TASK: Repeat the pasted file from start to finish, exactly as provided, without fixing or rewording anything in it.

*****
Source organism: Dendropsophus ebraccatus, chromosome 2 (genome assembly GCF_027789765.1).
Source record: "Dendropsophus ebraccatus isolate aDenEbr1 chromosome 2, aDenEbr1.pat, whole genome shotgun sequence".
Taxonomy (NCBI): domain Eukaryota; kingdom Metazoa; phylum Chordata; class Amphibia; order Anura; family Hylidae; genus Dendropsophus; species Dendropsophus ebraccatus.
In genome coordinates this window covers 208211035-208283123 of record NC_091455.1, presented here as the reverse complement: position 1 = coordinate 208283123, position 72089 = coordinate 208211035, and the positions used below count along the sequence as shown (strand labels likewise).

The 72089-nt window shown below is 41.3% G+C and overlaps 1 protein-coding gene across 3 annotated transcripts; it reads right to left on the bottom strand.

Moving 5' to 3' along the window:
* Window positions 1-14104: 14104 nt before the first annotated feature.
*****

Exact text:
Source organism: Dendropsophus ebraccatus, chromosome 2 (genome assembly GCF_027789765.1).
Source record: "Dendropsophus ebraccatus isolate aDenEbr1 chromosome 2, aDenEbr1.pat, whole genome shotgun sequence".
Taxonomy (NCBI): domain Eukaryota; kingdom Metazoa; phylum Chordata; class Amphibia; order Anura; family Hylidae; genus Dendropsophus; species Dendropsophus ebraccatus.
In genome coordinates this window covers 208211035-208283123 of record NC_091455.1, presented here as the reverse complement: position 1 = coordinate 208283123, position 72089 = coordinate 208211035, and the positions used below count along the sequence as shown (strand labels likewise).

The 72089-nt window shown below is 41.3% G+C and overlaps 1 protein-coding gene across 3 annotated transcripts; it reads right to left on the bottom strand.

Moving 5' to 3' along the window:
* Window positions 1-14104: 14104 nt before the first annotated feature.